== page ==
We spend an average of 13 of the expected 78 years of our lives solely doing paid work. With such a considerable chunk of life dedicated to this pursuit, it’s clear that work needs to be more than a means to pay for food and rent. In the search for viable and fulfilling employment there are a variety of reasons that people leave companies they were once happy to join. Some changes are inevitable, and unavoidable. Often however, employers have the ability to influence their employees’ decision to go or stay. Whether you’re a new manager who wants to motivate employees or a CEO thinking of how to minimize overhead costs, it’s important to know the top five reasons why people quit their jobs.
People are the most valuable asset of a company and all jobs function to help businesses achieve goals. That’s whether you’re on the ground in the trenches or high up in the C-suite. The line goes both ways in terms of nurturing positive relationships. Managers and executives have a responsibility to help employees grow and to foster their development to reach those window offices. This means recognition of achievement and support when there are questions. Having a toxic working relationship with a supervisor is one of the foremost causes of employees leaving. Creating an environment where people know that they matter is vital to growing a healthy working relationship.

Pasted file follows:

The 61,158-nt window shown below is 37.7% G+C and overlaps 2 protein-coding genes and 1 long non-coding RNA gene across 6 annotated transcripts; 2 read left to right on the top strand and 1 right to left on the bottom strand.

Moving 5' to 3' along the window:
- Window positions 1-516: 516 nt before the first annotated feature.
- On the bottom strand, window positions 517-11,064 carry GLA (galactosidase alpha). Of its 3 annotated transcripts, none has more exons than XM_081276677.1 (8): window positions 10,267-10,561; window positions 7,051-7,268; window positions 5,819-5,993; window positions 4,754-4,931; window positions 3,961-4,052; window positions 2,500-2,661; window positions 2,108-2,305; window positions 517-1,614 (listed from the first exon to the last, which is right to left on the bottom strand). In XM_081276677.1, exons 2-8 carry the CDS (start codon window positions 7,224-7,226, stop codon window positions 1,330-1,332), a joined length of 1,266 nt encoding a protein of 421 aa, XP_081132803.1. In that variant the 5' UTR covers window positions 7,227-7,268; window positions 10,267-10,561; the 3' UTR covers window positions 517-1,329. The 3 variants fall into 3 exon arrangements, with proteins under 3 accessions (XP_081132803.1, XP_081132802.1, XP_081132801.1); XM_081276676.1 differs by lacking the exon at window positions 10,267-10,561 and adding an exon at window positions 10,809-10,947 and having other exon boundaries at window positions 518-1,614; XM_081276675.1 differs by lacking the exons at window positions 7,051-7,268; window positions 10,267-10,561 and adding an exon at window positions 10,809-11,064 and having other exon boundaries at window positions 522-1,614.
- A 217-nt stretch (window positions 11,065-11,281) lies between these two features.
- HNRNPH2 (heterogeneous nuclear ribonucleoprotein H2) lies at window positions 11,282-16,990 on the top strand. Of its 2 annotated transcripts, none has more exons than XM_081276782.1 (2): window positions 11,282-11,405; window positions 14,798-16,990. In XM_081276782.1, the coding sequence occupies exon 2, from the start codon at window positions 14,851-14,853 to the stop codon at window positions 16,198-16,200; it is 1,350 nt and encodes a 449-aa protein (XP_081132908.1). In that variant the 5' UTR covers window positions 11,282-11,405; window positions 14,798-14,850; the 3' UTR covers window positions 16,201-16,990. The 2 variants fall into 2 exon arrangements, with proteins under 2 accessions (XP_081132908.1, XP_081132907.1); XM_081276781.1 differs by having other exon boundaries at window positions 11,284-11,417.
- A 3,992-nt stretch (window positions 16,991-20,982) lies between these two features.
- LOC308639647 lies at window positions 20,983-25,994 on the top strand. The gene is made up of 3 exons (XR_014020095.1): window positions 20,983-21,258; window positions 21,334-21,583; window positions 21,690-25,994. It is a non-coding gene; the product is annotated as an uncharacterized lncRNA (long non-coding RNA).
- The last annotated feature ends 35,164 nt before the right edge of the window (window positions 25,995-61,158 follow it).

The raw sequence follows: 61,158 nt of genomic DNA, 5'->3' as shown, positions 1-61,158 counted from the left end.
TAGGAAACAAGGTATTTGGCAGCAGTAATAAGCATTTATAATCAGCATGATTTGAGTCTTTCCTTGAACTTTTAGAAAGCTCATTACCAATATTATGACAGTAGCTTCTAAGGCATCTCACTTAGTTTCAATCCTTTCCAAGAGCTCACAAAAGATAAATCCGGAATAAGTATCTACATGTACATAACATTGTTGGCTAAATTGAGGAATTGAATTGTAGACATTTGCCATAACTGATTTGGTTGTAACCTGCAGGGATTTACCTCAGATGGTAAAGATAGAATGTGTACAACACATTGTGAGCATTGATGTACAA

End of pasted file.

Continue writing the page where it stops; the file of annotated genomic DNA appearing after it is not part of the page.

In order to feel valued, employees need more than recognition. The work that individuals do constitutes a big chunk of their life and challenges are necessary to grow. Completing a simple task with expert ability can feel redundant and wasteful. We want to know that what we do do is important. When employees find work to be worthwhile and in line with the company's’ vision, that is when they buy in.
Employees need some amount of oversight and mentorship in order to guide them in their positions. However, an overbearing managerial presence is a degrading part of many work lives. Part of a manager’s job is to foster individuals who can work on their own to produce value for a company. This requires building projects and tasks that employees are suited for, and then letting them get to work. Working independently allows for the use of strengths and the important discovery and addressing of weaknesses.
Culture is paramount. Especially in an age of bleak transparency through social media, how a company treats its employees affects many aspects of a business. Be it how the company functions from a practical standpoint, the ease of corporate communication or the benefits given to employees, working at a culture-focused organization is coveted deeply. Employees need to know that they are heard as well as safe in the case of mistreatment by fellow employees and especially managers.
The transparency of the digital landscape also lets employees know easily how much their skills can buy them. Knowing that you can be paid better at the company next door for the same amount of work prompts a swift exit. Making sure that job benefits and wages are competitive allows companies to source the best talent and to keep it.
Making the most of a career is a lot like other aspects in life that require trial and error. There are ways, however,for a company to ensure that employees have all that they need in order to be productive and successful. Paying attention to the issues that cause people to leave can allow you to retain your most valuable resource.